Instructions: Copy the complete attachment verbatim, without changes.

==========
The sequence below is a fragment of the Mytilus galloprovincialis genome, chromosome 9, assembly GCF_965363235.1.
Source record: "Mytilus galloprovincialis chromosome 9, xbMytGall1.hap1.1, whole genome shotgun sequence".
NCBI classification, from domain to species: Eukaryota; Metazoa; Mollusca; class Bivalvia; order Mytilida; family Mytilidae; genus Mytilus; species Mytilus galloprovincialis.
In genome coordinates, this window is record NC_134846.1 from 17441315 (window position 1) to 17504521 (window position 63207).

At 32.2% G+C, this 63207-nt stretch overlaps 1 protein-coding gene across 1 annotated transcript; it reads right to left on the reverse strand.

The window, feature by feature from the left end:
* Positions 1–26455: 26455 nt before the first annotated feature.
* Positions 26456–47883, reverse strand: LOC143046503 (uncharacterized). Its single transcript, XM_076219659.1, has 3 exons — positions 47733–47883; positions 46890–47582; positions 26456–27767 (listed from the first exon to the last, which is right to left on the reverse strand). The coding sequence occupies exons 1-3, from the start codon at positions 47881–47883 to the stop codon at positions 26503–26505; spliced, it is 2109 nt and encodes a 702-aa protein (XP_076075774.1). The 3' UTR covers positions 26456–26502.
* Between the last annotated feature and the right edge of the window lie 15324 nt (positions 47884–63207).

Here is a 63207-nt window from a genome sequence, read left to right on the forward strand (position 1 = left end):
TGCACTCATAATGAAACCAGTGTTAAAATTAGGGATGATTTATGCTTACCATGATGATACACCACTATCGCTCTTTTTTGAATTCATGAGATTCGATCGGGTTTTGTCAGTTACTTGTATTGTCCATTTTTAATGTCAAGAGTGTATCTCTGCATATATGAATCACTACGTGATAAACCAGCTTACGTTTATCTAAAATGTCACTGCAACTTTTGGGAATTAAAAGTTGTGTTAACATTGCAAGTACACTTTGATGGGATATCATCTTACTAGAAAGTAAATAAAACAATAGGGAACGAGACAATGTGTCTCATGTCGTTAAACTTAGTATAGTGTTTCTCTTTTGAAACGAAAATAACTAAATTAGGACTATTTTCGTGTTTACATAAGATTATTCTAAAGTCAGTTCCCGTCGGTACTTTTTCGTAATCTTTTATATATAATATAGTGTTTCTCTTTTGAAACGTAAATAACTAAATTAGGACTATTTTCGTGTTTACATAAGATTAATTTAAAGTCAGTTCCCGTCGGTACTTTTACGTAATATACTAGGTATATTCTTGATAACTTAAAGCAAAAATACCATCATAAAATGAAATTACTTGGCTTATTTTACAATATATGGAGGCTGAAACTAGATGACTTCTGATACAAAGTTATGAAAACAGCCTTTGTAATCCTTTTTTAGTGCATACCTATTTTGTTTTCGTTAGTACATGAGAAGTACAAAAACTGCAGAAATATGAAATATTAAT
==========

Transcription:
The sequence below is a fragment of the Mytilus galloprovincialis genome, chromosome 9, assembly GCF_965363235.1.
Source record: "Mytilus galloprovincialis chromosome 9, xbMytGall1.hap1.1, whole genome shotgun sequence".
NCBI classification, from domain to species: Eukaryota; Metazoa; Mollusca; class Bivalvia; order Mytilida; family Mytilidae; genus Mytilus; species Mytilus galloprovincialis.
In genome coordinates, this window is record NC_134846.1 from 17441315 (window position 1) to 17504521 (window position 63207).

At 32.2% G+C, this 63207-nt stretch overlaps 1 protein-coding gene across 1 annotated transcript; it reads right to left on the reverse strand.

The window, feature by feature from the left end:
* Positions 1–26455: 26455 nt before the first annotated feature.
* Positions 26456–47883, reverse strand: LOC143046503 (uncharacterized). Its single transcript, XM_076219659.1, has 3 exons — positions 47733–47883; positions 46890–47582; positions 26456–27767 (listed from the first exon to the last, which is right to left on the reverse strand). The coding sequence occupies exons 1-3, from the start codon at positions 47881–47883 to the stop codon at positions 26503–26505; spliced, it is 2109 nt and encodes a 702-aa protein (XP_076075774.1). The 3' UTR covers positions 26456–26502.
* Between the last annotated feature and the right edge of the window lie 15324 nt (positions 47884–63207).

Here is a 63207-nt window from a genome sequence, read left to right on the forward strand (position 1 = left end):
TGCACTCATAATGAAACCAGTGTTAAAATTAGGGATGATTTATGCTTACCATGATGATACACCACTATCGCTCTTTTTTGAATTCATGAGATTCGATCGGGTTTTGTCAGTTACTTGTATTGTCCATTTTTAATGTCAAGAGTGTATCTCTGCATATATGAATCACTACGTGATAAACCAGCTTACGTTTATCTAAAATGTCACTGCAACTTTTGGGAATTAAAAGTTGTGTTAACATTGCAAGTACACTTTGATGGGATATCATCTTACTAGAAAGTAAATAAAACAATAGGGAACGAGACAATGTGTCTCATGTCGTTAAACTTAGTATAGTGTTTCTCTTTTGAAACGAAAATAACTAAATTAGGACTATTTTCGTGTTTACATAAGATTATTCTAAAGTCAGTTCCCGTCGGTACTTTTTCGTAATCTTTTATATATAATATAGTGTTTCTCTTTTGAAACGTAAATAACTAAATTAGGACTATTTTCGTGTTTACATAAGATTAATTTAAAGTCAGTTCCCGTCGGTACTTTTACGTAATATACTAGGTATATTCTTGATAACTTAAAGCAAAAATACCATCATAAAATGAAATTACTTGGCTTATTTTACAATATATGGAGGCTGAAACTAGATGACTTCTGATACAAAGTTATGAAAACAGCCTTTGTAATCCTTTTTTAGTGCATACCTATTTTGTTTTCGTTAGTACATGAGAAGTACAAAAACTGCAGAAATATGAAATATTAAT